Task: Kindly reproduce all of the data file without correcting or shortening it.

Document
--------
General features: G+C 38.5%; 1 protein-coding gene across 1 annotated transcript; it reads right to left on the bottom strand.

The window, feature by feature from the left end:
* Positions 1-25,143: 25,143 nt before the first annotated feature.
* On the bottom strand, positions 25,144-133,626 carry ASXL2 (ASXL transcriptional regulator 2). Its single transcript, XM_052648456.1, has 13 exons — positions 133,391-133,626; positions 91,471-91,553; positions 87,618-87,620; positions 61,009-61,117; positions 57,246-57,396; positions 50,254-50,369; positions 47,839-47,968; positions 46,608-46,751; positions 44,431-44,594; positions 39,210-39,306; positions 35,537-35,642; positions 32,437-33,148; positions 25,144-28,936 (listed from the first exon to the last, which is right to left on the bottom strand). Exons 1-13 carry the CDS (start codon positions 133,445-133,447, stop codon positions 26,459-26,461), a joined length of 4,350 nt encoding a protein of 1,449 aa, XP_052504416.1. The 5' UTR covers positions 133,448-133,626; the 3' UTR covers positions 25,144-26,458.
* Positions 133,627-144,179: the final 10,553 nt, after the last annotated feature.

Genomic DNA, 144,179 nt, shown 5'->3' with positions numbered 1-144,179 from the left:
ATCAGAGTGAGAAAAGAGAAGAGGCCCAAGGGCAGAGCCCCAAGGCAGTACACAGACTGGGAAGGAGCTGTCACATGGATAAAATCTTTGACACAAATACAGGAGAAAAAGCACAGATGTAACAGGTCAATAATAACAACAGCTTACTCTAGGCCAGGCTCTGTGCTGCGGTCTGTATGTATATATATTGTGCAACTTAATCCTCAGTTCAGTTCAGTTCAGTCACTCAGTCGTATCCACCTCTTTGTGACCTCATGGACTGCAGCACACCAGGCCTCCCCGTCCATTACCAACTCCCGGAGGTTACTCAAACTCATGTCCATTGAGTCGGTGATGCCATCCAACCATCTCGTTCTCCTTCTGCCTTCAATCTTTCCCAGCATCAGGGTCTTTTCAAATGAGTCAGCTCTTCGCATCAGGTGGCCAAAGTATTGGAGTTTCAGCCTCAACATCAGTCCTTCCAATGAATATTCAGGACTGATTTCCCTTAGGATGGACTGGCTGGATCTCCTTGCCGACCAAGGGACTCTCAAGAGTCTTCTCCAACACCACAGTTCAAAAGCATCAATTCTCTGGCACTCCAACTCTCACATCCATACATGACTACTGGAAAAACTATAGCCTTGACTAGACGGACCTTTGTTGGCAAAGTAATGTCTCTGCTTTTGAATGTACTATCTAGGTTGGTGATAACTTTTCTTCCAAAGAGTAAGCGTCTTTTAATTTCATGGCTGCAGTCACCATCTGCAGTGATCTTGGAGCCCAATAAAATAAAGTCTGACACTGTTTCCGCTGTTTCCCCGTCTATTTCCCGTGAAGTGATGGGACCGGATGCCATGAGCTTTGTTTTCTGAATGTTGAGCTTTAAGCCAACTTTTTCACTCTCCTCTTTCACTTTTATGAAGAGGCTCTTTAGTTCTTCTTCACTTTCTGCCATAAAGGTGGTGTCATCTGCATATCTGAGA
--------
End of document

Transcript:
General features: G+C 38.5%; 1 protein-coding gene across 1 annotated transcript; it reads right to left on the bottom strand.

The window, feature by feature from the left end:
* Positions 1-25,143: 25,143 nt before the first annotated feature.
* On the bottom strand, positions 25,144-133,626 carry ASXL2 (ASXL transcriptional regulator 2). Its single transcript, XM_052648456.1, has 13 exons — positions 133,391-133,626; positions 91,471-91,553; positions 87,618-87,620; positions 61,009-61,117; positions 57,246-57,396; positions 50,254-50,369; positions 47,839-47,968; positions 46,608-46,751; positions 44,431-44,594; positions 39,210-39,306; positions 35,537-35,642; positions 32,437-33,148; positions 25,144-28,936 (listed from the first exon to the last, which is right to left on the bottom strand). Exons 1-13 carry the CDS (start codon positions 133,445-133,447, stop codon positions 26,459-26,461), a joined length of 4,350 nt encoding a protein of 1,449 aa, XP_052504416.1. The 5' UTR covers positions 133,448-133,626; the 3' UTR covers positions 25,144-26,458.
* Positions 133,627-144,179: the final 10,553 nt, after the last annotated feature.

Genomic DNA, 144,179 nt, shown 5'->3' with positions numbered 1-144,179 from the left:
ATCAGAGTGAGAAAAGAGAAGAGGCCCAAGGGCAGAGCCCCAAGGCAGTACACAGACTGGGAAGGAGCTGTCACATGGATAAAATCTTTGACACAAATACAGGAGAAAAAGCACAGATGTAACAGGTCAATAATAACAACAGCTTACTCTAGGCCAGGCTCTGTGCTGCGGTCTGTATGTATATATATTGTGCAACTTAATCCTCAGTTCAGTTCAGTTCAGTCACTCAGTCGTATCCACCTCTTTGTGACCTCATGGACTGCAGCACACCAGGCCTCCCCGTCCATTACCAACTCCCGGAGGTTACTCAAACTCATGTCCATTGAGTCGGTGATGCCATCCAACCATCTCGTTCTCCTTCTGCCTTCAATCTTTCCCAGCATCAGGGTCTTTTCAAATGAGTCAGCTCTTCGCATCAGGTGGCCAAAGTATTGGAGTTTCAGCCTCAACATCAGTCCTTCCAATGAATATTCAGGACTGATTTCCCTTAGGATGGACTGGCTGGATCTCCTTGCCGACCAAGGGACTCTCAAGAGTCTTCTCCAACACCACAGTTCAAAAGCATCAATTCTCTGGCACTCCAACTCTCACATCCATACATGACTACTGGAAAAACTATAGCCTTGACTAGACGGACCTTTGTTGGCAAAGTAATGTCTCTGCTTTTGAATGTACTATCTAGGTTGGTGATAACTTTTCTTCCAAAGAGTAAGCGTCTTTTAATTTCATGGCTGCAGTCACCATCTGCAGTGATCTTGGAGCCCAATAAAATAAAGTCTGACACTGTTTCCGCTGTTTCCCCGTCTATTTCCCGTGAAGTGATGGGACCGGATGCCATGAGCTTTGTTTTCTGAATGTTGAGCTTTAAGCCAACTTTTTCACTCTCCTCTTTCACTTTTATGAAGAGGCTCTTTAGTTCTTCTTCACTTTCTGCCATAAAGGTGGTGTCATCTGCATATCTGAGA